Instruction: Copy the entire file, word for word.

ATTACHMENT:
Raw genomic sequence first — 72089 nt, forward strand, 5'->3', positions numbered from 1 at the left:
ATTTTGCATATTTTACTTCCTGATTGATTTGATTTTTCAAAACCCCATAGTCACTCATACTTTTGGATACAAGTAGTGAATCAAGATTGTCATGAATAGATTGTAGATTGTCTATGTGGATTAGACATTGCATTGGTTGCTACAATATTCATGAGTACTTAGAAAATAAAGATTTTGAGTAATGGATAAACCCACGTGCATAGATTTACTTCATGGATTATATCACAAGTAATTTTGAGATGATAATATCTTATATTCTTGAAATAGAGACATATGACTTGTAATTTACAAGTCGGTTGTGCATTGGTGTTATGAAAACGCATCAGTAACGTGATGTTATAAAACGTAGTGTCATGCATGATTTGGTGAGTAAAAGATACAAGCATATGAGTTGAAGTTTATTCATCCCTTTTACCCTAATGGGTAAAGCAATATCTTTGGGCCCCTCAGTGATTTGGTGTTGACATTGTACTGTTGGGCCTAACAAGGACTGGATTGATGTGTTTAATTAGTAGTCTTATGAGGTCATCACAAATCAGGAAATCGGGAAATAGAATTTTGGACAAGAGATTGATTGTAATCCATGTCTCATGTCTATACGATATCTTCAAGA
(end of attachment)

Raw genomic sequence first — 72089 nt, forward strand, 5'->3', positions numbered from 1 at the left:
ATTTTGCATATTTTACTTCCTGATTGATTTGATTTTTCAAAACCCCATAGTCACTCATACTTTTGGATACAAGTAGTGAATCAAGATTGTCATGAATAGATTGTAGATTGTCTATGTGGATTAGACATTGCATTGGTTGCTACAATATTCATGAGTACTTAGAAAATAAAGATTTTGAGTAATGGATAAACCCACGTGCATAGATTTACTTCATGGATTATATCACAAGTAATTTTGAGATGATAATATCTTATATTCTTGAAATAGAGACATATGACTTGTAATTTACAAGTCGGTTGTGCATTGGTGTTATGAAAACGCATCAGTAACGTGATGTTATAAAACGTAGTGTCATGCATGATTTGGTGAGTAAAAGATACAAGCATATGAGTTGAAGTTTATTCATCCCTTTTACCCTAATGGGTAAAGCAATATCTTTGGGCCCCTCAGTGATTTGGTGTTGACATTGTACTGTTGGGCCTAACAAGGACTGGATTGATGTGTTTAATTAGTAGTCTTATGAGGTCATCACAAATCAGGAAATCGGGAAATAGAATTTTGGACAAGAGATTGATTGTAATCCATGTCTCATGTCTATACGATATCTTCAAGA